Oh my goodness this book is SO FREAKING ADORABLE. Yuri is a darling. Yuri's adorableness is 900000% of the reason this book works so well. He's a genius and he's totally gonna save the world, but he's still so young and awkward, and saving the world is kind of difficulty when adults are so frustrating and girls are so confusing and Americans are so baffling.

I love the friends Yuri makes almost as much as I love him. ALMOST, but not quite, for in these pages my love for Yuri has no equal. He is s
Ashley Blake
Oct 24, 2015 rated it it was amazing
Shelves: young-adult
I loved this story--so funny and real and sensitive, perfectly balanced with tense, end-of-the-world stress and angsty teen worries. Now this is a damn good asteroid book.
Sarah Ahiers
Nov 23, 2015 rated it it was amazing
I adored this book.

It was like if a YA version of the Martian met a YA version of Deep Impact. It was full of wonderful science, and scientists being jerks and bad guys (sort of) and science, of course, trying to save the day.

Yuri is a physics genius. He's seventeen but already a doctor and when NASA whisks him away from Russia to try and help solve the earth's asteroid problem, well it's not a surprise to him.
Because the problem is big, and if he and the other scientists can't get the math righ
Alice-Elizabeth (Prolific Reader Alice)
I'm not going to lie. I'm really disappointed with this book, since the NASA and astronomy premise looked very appealing from the blurb. The storyline follows a Russian science prodigy Yuri who is also just seventeen years old. He arrives in America to help in the process to save Earth from being hit by an asteroid however faces isolation from other scientists who don't believe his method is the correct one. The science side (for someone who hated science at school) actually was what kept me goi ...more
Amy Allgeyer
Sep 25, 2015 rated it it was amazing
I haven't laughed so much while reading in a long, long time! A teenage Russian genius plopped down in America, surrounded by middle-aged physicists, pizza-chowing computer geeks and a few lovable hippies makes fertile ground for humor, and Kennedy mines it well.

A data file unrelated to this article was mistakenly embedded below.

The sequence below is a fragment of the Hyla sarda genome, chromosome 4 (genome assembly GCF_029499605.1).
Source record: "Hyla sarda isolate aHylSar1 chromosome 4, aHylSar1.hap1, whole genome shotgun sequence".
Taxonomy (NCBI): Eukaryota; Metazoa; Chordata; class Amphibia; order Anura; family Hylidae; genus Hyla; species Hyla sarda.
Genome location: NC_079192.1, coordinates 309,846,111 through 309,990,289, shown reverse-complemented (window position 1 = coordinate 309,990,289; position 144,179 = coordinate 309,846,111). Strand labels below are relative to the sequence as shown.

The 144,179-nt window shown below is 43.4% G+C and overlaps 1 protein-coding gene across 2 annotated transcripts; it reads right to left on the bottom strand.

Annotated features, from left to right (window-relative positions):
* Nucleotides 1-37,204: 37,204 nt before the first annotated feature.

Her characters are quirky and endearing. The stakes are high and the action lively. The tension builds as the asteroid nears, with all threads coming together for a well-paced and unexpected conclusion.

A highly recommended humorous rom
Oct 22, 2015 rated it it was amazing  ·  review of another edition
[4.75 stars, only because I do have a profanity hangup that is totally on me and not the book, because it's not like I didn't know it was going to be there.]

Haiiiiii, book, I love you. This is a contemporary book with profanity and a girl with an incomprehensible hairstyle AND I LOVED IT. Maybe it really is the end of the world.

Part of my love is due to the absolute hilarity that is Yuri and Dovie. I pictured Yuri as Chekov from the rebooted Star Trek, because he's an awkward Russian teenage gen
Rashika (is tired)
Reasons why I did not finish:

1. Yurik's broken English seems unrealistic. Like it isn't broken broken but this guy is writing a dissertation and wants to win the noble prize for physics. I did a little research and asked a couple friends and it seems very likely that if he would have been writing his dissertation in English if he was aiming to win the noble prize for Physics. Writing dissertations is not easy. Also he would have had to do research AKA read papers that were written in English so